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Google Slapped With a C-Minus by the Better Business Bureau

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It's the gold standard in search, email, and navigation, but Google can't seem to win the hearts of the folks at the Better Business Bureau (BBB).

Blogger and local search analyst Mike Blumenthal reported yesterday that Google currently has a C- rating with the BBB for a particularly high number of unanswered complaints. According to the Bureau:

"Our complaint history for this company shows that the company responded to and gave proper consideration to most complaints. However, more than one complaint is unresolved meaning the company failed to properly address the complaint allegations or their response was inadequate."

Blumenthal elaborated that the issue was not if the complaint was necessarily solved or unfixable, but if the problem was even addressed. In Google's case, the company had left 47 complaints unanswered -- out of a total of 637 in the past 36 months. Regarding a company's paramount need to respond to customer issues, Blumenthal asked, "How friggin' hard is that?" He added, "The bar has been set very low here, and yet they can't get over it. It is hard to find too many companies, rated in the BBB, that rank at this level with Google."

Blumenthal also noted that in February 2009, Google had a D rating.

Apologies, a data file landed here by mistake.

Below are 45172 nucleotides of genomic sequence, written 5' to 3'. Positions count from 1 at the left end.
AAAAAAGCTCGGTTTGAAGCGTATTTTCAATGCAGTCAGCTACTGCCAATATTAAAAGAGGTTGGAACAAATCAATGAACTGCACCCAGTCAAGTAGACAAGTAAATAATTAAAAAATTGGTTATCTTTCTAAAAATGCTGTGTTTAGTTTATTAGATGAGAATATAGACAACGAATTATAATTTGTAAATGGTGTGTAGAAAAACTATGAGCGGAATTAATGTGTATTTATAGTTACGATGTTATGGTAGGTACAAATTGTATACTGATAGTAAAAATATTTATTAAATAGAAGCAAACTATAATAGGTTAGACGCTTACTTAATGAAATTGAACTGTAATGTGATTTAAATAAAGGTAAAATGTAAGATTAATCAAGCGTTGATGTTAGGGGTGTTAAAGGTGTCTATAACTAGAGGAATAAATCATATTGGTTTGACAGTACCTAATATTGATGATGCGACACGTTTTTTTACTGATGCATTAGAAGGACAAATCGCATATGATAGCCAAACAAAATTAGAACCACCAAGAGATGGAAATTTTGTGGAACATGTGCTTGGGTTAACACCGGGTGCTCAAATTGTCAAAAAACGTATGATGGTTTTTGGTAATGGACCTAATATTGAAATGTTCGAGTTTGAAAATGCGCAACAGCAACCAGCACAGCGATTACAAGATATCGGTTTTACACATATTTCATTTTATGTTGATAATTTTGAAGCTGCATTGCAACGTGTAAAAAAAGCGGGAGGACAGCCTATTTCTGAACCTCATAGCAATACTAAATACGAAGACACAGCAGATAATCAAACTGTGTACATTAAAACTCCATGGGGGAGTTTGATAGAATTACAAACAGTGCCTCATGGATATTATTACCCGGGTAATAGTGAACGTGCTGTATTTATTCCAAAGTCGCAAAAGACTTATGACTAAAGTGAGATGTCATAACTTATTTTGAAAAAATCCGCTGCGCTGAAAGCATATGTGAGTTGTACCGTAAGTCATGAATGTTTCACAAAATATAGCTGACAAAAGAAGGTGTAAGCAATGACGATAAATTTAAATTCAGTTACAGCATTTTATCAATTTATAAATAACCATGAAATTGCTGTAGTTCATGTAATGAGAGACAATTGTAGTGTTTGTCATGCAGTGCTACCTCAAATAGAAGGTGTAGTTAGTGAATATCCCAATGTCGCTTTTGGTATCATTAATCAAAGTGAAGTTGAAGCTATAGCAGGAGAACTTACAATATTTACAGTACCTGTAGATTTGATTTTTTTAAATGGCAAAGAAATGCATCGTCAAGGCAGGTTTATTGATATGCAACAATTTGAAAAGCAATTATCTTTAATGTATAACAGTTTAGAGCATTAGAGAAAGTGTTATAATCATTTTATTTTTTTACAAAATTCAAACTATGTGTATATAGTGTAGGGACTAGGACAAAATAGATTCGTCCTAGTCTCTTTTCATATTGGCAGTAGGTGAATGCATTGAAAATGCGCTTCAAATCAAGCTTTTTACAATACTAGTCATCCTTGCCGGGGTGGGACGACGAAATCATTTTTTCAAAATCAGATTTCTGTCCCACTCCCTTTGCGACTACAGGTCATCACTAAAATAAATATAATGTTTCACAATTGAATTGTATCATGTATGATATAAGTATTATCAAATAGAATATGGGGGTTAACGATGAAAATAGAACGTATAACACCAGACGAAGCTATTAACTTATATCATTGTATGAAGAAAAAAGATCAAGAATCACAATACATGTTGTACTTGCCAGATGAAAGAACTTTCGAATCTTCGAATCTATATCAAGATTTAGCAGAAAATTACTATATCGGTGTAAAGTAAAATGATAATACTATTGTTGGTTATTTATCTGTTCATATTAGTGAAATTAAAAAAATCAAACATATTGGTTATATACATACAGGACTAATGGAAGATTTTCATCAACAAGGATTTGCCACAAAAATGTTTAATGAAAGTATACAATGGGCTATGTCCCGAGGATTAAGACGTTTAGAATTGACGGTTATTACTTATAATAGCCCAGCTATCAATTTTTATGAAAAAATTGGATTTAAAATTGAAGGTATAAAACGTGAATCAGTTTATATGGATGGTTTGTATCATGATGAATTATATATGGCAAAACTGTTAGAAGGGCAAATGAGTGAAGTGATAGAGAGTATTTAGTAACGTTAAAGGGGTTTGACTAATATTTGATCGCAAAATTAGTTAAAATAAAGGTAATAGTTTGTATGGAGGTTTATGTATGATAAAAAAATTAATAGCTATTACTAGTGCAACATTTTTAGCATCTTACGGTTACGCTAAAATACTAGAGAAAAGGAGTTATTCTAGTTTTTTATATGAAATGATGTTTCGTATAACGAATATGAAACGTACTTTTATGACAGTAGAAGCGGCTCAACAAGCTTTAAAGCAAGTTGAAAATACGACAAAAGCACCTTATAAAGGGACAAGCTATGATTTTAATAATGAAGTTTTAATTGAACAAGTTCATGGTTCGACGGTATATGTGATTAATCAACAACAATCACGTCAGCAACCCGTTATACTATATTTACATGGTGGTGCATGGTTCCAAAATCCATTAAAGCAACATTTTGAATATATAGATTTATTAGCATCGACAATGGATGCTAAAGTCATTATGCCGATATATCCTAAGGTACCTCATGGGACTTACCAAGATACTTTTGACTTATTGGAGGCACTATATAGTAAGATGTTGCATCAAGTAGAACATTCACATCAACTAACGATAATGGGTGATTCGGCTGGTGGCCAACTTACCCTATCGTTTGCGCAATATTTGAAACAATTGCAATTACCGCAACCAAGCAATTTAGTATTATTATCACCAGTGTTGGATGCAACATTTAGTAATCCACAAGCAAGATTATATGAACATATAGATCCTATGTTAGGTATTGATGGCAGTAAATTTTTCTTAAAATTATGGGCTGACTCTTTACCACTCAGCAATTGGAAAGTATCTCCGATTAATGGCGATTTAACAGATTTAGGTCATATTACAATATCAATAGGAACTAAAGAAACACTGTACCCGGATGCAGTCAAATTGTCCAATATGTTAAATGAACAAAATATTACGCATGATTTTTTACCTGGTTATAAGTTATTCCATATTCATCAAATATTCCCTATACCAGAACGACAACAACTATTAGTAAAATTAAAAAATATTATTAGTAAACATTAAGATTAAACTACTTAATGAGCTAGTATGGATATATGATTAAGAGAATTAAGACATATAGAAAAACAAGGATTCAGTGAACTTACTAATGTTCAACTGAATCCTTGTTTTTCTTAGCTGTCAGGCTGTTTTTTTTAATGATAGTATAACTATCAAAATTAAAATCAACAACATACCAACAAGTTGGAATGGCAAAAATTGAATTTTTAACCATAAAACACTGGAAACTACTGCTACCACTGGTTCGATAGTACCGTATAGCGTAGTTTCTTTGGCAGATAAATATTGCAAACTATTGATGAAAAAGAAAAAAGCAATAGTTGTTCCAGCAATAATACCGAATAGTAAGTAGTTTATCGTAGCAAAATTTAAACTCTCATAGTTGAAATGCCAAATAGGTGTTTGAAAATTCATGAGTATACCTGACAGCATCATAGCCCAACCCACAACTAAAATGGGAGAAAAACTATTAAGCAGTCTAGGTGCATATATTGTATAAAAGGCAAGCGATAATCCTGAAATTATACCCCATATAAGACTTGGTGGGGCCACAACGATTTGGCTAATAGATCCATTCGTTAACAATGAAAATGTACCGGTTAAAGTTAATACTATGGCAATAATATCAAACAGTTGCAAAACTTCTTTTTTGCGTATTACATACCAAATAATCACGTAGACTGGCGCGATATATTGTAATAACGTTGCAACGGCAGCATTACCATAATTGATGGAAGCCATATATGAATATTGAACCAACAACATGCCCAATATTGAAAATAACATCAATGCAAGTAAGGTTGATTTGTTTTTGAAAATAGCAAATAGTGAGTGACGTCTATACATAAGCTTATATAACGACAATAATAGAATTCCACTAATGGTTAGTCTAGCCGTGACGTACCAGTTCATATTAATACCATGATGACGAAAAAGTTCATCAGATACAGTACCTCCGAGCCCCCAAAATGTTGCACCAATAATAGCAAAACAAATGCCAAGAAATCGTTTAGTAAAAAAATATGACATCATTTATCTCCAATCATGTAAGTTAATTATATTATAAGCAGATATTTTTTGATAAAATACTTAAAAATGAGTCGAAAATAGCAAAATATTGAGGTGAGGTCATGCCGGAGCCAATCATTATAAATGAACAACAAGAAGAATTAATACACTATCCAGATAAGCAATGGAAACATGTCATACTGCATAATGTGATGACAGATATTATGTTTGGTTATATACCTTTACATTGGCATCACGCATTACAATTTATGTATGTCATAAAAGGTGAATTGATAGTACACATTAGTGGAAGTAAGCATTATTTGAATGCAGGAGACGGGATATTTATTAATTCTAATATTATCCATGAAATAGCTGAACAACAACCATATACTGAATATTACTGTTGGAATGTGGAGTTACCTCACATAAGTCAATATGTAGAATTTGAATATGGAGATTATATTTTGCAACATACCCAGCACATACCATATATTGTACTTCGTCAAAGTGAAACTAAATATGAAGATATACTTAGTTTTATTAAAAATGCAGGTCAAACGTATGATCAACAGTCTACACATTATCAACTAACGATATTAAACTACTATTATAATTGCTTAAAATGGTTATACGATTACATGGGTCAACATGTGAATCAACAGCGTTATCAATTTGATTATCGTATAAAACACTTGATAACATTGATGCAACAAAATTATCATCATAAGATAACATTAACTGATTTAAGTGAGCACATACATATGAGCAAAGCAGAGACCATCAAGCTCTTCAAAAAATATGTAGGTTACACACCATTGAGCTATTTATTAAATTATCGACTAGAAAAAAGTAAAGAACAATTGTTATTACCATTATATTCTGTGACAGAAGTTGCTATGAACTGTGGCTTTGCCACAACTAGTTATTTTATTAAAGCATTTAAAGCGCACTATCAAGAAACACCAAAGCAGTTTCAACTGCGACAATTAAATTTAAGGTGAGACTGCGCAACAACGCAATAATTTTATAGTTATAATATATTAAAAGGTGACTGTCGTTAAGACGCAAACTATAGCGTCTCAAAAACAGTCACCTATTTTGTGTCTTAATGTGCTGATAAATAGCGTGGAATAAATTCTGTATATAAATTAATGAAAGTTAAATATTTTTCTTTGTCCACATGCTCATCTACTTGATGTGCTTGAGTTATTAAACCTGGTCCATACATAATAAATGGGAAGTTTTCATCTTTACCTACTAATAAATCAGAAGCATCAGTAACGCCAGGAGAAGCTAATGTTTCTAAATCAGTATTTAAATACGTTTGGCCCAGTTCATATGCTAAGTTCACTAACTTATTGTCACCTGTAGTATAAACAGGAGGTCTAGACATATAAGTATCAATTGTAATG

But considering the litany of competitors and partners Google has, Blumenthal compared a few high-profile tech companies and their BBB ratings. Yahoo and Hewlett Packard scored top honors with A-pluses. Apple fared slightly worse with a B-plus. And Verizon scored a respectable B.

But here's where things get weird: AT&T and Microsoft -- two of the most maligned corporations in this modern era -- both scored A-pluses.

AT&T -- whose CEO blamed its customers for poor service, whose reps said New York City isn't ready for the iPhone, and whose infrastructure was never able to handle its flagship product -- scored an A-plus.

Microsoft -- whose previous operating system was such an unmitigated disaster that it refused to own up to the complaints and, like AT&T, blamed the customer for unfairly maligning it -- scored an A-plus.

So, take these ratings with a grain of salt. I'm not sure anyone should heed a group who believes your average AT&T customer service rep or Microsoft help line call deserves an A-plus rating.
POSITION:  No positions in stocks mentioned.